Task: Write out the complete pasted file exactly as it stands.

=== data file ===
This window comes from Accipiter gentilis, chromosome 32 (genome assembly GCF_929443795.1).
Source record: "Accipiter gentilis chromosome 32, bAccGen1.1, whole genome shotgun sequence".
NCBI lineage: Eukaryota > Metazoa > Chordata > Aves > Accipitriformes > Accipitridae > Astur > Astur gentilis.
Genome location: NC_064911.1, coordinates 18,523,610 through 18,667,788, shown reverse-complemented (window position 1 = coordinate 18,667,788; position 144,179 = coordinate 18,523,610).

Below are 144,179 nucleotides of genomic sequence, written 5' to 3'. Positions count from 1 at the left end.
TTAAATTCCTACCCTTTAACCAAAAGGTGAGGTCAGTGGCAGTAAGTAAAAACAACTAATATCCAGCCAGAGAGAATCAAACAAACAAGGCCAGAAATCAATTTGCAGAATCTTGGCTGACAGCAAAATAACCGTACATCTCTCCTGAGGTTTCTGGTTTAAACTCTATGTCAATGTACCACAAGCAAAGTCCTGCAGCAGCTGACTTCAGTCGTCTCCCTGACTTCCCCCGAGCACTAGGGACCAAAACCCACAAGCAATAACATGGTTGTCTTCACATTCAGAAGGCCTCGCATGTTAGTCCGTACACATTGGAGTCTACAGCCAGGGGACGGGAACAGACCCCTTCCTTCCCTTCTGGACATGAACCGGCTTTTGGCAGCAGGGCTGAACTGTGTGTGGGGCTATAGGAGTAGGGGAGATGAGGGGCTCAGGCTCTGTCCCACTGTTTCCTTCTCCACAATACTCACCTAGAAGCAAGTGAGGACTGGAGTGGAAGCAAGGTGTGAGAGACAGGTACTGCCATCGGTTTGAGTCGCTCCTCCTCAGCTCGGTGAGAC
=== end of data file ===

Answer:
This window comes from Accipiter gentilis, chromosome 32 (genome assembly GCF_929443795.1).
Source record: "Accipiter gentilis chromosome 32, bAccGen1.1, whole genome shotgun sequence".
NCBI lineage: Eukaryota > Metazoa > Chordata > Aves > Accipitriformes > Accipitridae > Astur > Astur gentilis.
Genome location: NC_064911.1, coordinates 18,523,610 through 18,667,788, shown reverse-complemented (window position 1 = coordinate 18,667,788; position 144,179 = coordinate 18,523,610).

Below are 144,179 nucleotides of genomic sequence, written 5' to 3'. Positions count from 1 at the left end.
TTAAATTCCTACCCTTTAACCAAAAGGTGAGGTCAGTGGCAGTAAGTAAAAACAACTAATATCCAGCCAGAGAGAATCAAACAAACAAGGCCAGAAATCAATTTGCAGAATCTTGGCTGACAGCAAAATAACCGTACATCTCTCCTGAGGTTTCTGGTTTAAACTCTATGTCAATGTACCACAAGCAAAGTCCTGCAGCAGCTGACTTCAGTCGTCTCCCTGACTTCCCCCGAGCACTAGGGACCAAAACCCACAAGCAATAACATGGTTGTCTTCACATTCAGAAGGCCTCGCATGTTAGTCCGTACACATTGGAGTCTACAGCCAGGGGACGGGAACAGACCCCTTCCTTCCCTTCTGGACATGAACCGGCTTTTGGCAGCAGGGCTGAACTGTGTGTGGGGCTATAGGAGTAGGGGAGATGAGGGGCTCAGGCTCTGTCCCACTGTTTCCTTCTCCACAATACTCACCTAGAAGCAAGTGAGGACTGGAGTGGAAGCAAGGTGTGAGAGACAGGTACTGCCATCGGTTTGAGTCGCTCCTCCTCAGCTCGGTGAGAC